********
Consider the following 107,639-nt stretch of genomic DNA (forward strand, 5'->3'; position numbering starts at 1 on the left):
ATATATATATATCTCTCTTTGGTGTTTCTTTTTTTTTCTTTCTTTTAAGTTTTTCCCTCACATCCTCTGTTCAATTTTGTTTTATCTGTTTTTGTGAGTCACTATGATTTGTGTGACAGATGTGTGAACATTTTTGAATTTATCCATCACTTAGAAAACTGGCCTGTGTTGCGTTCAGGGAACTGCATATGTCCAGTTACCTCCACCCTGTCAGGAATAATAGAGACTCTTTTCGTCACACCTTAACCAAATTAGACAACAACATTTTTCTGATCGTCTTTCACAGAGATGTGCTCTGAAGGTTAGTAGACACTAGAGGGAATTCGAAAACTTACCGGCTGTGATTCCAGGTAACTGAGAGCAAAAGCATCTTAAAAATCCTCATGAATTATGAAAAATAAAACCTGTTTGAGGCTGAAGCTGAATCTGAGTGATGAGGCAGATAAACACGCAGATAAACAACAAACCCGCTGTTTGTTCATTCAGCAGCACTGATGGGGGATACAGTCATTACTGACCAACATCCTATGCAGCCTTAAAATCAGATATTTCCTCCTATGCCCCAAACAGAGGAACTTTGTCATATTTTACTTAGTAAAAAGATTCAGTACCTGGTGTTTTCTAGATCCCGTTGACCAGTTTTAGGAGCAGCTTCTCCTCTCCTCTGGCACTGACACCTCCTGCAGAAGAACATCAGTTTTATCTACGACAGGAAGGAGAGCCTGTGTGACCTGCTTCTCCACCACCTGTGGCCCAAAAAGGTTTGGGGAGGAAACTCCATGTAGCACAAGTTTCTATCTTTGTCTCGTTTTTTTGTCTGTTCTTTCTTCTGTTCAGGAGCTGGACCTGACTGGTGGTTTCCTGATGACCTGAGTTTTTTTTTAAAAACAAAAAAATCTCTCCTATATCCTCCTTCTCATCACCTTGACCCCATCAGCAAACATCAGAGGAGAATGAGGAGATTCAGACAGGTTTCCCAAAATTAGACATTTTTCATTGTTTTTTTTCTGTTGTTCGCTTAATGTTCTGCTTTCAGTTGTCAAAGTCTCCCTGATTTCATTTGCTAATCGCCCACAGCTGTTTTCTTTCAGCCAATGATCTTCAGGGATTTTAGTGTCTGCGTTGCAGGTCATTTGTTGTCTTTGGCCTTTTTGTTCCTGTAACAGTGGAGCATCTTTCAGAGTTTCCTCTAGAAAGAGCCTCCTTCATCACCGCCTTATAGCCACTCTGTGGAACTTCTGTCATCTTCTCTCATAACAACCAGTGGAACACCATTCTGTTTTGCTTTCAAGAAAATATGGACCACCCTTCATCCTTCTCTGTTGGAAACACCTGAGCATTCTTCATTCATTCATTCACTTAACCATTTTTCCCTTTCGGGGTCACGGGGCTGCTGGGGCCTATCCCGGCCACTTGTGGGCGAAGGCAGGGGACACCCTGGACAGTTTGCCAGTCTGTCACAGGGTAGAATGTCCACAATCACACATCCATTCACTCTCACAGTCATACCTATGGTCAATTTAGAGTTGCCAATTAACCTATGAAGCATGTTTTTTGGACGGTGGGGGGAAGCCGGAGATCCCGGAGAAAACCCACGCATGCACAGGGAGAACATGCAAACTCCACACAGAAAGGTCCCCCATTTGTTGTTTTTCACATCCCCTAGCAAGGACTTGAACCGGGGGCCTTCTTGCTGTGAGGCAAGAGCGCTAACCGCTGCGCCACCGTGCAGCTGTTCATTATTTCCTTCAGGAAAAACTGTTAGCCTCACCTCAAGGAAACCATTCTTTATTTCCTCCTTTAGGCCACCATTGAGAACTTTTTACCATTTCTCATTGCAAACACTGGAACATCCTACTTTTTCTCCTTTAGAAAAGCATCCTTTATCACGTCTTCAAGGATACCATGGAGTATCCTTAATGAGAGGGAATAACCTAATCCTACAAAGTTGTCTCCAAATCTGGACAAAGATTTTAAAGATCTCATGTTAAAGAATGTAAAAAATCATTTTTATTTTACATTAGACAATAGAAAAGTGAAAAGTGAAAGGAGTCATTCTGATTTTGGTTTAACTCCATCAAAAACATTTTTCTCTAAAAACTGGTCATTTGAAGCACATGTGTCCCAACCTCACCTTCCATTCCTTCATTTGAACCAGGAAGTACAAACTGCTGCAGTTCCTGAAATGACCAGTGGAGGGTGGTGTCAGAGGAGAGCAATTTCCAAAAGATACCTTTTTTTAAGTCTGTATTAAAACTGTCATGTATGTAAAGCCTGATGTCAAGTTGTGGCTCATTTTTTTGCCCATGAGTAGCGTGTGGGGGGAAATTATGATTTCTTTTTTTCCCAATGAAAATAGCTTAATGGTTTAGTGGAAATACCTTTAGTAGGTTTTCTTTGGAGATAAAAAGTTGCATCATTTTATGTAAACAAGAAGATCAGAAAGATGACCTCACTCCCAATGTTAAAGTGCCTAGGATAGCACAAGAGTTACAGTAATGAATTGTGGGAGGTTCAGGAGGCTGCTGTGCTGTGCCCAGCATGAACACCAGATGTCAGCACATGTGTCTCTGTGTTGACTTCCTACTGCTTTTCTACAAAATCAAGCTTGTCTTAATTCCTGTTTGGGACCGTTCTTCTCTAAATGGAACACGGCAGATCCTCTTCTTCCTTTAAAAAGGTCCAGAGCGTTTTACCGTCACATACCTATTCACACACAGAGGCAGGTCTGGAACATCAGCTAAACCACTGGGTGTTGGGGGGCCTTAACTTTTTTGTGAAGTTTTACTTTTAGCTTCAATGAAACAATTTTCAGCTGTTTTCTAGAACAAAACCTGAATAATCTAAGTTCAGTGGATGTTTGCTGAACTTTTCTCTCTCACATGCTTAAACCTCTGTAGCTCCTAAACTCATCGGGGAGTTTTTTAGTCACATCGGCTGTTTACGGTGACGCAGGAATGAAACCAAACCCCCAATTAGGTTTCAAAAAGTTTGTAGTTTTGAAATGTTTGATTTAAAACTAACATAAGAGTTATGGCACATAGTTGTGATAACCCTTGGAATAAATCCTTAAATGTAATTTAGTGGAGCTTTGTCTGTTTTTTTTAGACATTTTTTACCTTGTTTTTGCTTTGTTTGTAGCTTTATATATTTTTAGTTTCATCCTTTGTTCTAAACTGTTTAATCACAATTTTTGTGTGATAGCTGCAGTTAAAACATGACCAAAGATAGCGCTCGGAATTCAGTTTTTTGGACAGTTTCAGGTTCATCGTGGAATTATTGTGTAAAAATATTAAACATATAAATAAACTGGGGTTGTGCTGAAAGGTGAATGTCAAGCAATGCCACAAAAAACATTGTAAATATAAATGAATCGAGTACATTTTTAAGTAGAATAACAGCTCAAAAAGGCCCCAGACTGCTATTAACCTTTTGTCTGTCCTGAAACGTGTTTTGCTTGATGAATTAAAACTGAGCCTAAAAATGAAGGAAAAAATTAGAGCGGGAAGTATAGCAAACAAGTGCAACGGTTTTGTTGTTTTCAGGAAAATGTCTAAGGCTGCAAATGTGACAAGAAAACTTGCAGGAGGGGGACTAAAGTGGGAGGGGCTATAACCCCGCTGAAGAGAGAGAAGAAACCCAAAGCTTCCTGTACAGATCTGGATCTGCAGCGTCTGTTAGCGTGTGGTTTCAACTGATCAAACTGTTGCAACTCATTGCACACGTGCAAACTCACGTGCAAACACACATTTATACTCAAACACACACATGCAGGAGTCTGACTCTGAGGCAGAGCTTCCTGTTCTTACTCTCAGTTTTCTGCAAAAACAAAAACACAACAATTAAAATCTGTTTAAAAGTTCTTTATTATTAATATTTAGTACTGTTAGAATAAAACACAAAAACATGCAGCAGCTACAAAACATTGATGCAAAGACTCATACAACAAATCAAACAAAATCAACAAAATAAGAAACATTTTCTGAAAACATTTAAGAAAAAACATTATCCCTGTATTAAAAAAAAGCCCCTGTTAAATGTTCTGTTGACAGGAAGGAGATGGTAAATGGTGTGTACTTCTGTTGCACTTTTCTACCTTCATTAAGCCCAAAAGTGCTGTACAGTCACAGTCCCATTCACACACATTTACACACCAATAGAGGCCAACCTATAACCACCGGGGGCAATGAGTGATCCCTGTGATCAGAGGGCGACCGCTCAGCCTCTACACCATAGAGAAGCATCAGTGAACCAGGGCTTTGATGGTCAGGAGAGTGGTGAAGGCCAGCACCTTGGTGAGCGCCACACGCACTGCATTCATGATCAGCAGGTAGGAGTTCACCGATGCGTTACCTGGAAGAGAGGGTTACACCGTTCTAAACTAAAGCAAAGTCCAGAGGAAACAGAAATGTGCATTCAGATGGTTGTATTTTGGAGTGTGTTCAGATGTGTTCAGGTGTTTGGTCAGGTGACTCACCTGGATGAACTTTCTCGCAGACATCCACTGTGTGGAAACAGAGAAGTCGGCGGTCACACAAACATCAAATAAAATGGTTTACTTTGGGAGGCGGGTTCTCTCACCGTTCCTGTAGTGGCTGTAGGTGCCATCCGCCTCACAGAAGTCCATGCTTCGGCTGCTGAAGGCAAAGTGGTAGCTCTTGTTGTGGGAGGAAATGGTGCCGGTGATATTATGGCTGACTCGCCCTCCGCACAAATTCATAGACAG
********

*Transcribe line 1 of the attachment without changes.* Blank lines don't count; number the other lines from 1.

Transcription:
Consider the following 107,639-nt stretch of genomic DNA (forward strand, 5'->3'; position numbering starts at 1 on the left):